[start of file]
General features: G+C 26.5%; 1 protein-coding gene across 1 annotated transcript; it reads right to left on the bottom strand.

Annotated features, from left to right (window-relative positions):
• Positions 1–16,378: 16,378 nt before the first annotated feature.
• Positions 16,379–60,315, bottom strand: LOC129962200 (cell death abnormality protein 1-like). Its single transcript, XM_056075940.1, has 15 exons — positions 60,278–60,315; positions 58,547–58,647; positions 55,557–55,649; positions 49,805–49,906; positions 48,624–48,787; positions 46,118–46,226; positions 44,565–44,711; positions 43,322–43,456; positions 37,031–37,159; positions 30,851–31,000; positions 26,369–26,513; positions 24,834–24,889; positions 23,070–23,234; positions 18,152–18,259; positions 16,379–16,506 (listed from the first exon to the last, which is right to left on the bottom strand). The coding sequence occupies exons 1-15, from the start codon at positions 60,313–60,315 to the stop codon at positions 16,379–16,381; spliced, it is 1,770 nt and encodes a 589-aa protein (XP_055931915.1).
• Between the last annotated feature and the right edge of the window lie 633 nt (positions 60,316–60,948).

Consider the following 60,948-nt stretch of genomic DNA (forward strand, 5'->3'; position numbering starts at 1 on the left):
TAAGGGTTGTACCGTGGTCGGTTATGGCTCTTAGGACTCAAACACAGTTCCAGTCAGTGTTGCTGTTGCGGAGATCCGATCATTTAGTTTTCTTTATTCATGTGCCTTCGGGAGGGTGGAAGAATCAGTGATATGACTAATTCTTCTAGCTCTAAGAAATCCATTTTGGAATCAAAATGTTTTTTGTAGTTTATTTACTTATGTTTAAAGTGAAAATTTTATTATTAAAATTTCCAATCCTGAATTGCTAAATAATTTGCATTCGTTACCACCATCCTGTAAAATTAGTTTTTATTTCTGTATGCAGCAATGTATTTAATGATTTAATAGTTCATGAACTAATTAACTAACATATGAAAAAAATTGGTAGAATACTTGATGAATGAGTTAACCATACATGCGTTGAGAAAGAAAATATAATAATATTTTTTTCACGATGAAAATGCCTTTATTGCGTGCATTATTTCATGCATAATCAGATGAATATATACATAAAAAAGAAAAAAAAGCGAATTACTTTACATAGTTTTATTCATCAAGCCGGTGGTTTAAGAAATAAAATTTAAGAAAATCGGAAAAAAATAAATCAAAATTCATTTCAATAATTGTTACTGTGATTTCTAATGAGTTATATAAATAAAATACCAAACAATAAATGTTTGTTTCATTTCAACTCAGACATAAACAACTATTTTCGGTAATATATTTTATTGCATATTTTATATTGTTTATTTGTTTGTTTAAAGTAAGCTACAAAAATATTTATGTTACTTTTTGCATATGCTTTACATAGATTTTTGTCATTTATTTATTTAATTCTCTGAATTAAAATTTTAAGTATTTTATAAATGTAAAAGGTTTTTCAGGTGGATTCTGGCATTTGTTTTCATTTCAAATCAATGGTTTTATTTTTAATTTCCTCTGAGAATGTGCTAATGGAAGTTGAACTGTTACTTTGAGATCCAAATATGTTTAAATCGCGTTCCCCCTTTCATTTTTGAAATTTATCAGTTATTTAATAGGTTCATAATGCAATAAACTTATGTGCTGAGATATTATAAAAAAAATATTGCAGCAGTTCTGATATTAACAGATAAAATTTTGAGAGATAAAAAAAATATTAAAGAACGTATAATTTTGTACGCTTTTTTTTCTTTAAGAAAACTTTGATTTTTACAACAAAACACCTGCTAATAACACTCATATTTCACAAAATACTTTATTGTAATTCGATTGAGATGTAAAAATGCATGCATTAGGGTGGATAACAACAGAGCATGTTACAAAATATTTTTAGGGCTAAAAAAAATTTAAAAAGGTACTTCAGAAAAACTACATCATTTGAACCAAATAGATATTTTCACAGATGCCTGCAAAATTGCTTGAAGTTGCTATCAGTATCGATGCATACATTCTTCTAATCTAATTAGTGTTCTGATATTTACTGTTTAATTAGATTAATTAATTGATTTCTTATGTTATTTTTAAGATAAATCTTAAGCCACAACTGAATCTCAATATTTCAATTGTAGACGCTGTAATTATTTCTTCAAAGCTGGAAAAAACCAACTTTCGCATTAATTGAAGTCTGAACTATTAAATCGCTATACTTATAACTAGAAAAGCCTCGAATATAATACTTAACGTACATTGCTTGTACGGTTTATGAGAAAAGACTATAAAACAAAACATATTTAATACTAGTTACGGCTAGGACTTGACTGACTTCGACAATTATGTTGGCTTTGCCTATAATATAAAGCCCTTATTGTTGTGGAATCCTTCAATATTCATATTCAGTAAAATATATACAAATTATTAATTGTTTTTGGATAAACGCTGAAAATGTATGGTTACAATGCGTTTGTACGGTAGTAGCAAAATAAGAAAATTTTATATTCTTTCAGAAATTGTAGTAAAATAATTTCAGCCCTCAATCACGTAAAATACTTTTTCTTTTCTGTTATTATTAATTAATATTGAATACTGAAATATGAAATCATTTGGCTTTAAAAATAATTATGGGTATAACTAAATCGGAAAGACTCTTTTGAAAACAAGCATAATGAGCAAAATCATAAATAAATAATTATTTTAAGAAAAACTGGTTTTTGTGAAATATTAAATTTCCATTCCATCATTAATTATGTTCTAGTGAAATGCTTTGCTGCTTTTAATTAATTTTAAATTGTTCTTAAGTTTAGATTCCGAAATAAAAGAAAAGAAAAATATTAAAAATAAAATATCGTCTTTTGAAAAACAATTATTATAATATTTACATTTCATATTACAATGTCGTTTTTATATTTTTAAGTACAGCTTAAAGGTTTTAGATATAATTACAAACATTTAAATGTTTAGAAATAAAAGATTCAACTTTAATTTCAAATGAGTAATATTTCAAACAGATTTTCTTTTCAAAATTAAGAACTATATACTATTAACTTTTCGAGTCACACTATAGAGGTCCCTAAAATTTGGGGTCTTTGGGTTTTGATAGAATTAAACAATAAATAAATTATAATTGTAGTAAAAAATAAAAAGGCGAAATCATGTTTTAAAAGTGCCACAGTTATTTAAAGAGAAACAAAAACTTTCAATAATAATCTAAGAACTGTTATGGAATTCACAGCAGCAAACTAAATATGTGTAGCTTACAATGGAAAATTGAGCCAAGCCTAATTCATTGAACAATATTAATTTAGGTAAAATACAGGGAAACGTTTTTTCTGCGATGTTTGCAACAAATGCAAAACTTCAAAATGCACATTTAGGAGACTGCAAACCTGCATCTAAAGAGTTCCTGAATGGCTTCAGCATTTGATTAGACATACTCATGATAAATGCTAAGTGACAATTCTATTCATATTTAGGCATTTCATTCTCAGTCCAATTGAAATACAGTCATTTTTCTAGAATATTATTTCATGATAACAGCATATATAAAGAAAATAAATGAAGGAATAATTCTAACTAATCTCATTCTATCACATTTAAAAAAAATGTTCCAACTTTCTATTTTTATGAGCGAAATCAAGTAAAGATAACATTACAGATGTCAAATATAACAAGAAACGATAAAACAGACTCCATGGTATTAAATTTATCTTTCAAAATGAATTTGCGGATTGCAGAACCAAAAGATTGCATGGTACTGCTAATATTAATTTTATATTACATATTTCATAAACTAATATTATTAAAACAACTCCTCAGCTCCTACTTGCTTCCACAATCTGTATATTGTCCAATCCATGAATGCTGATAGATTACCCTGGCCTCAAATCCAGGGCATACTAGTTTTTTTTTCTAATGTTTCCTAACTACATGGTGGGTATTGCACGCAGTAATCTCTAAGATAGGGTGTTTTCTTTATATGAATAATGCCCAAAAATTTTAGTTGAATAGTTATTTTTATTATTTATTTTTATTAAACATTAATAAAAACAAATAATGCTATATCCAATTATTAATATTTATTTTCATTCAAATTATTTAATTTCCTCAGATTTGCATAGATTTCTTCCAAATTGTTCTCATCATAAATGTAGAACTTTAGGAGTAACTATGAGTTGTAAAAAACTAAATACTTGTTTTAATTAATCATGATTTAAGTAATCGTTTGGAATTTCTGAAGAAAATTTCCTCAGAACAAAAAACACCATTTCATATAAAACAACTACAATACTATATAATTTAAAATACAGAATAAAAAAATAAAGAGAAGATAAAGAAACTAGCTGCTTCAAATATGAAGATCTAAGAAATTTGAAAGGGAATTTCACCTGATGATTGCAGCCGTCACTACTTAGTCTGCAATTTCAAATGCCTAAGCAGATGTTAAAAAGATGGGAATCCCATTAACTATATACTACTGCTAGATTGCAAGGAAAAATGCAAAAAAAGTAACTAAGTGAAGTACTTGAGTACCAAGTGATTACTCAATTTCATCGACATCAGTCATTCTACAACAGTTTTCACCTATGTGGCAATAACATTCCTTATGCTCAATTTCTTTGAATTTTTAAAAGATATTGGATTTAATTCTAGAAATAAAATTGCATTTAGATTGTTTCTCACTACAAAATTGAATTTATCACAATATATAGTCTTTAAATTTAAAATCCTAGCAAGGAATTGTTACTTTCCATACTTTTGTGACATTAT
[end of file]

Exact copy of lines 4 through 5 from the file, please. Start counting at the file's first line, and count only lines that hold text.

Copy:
• Positions 16,379–60,315, bottom strand: LOC129962200 (cell death abnormality protein 1-like). Its single transcript, XM_056075940.1, has 15 exons — positions 60,278–60,315; positions 58,547–58,647; positions 55,557–55,649; positions 49,805–49,906; positions 48,624–48,787; positions 46,118–46,226; positions 44,565–44,711; positions 43,322–43,456; positions 37,031–37,159; positions 30,851–31,000; positions 26,369–26,513; positions 24,834–24,889; positions 23,070–23,234; positions 18,152–18,259; positions 16,379–16,506 (listed from the first exon to the last, which is right to left on the bottom strand). The coding sequence occupies exons 1-15, from the start codon at positions 60,313–60,315 to the stop codon at positions 16,379–16,381; spliced, it is 1,770 nt and encodes a 589-aa protein (XP_055931915.1).
• Between the last annotated feature and the right edge of the window lie 633 nt (positions 60,316–60,948).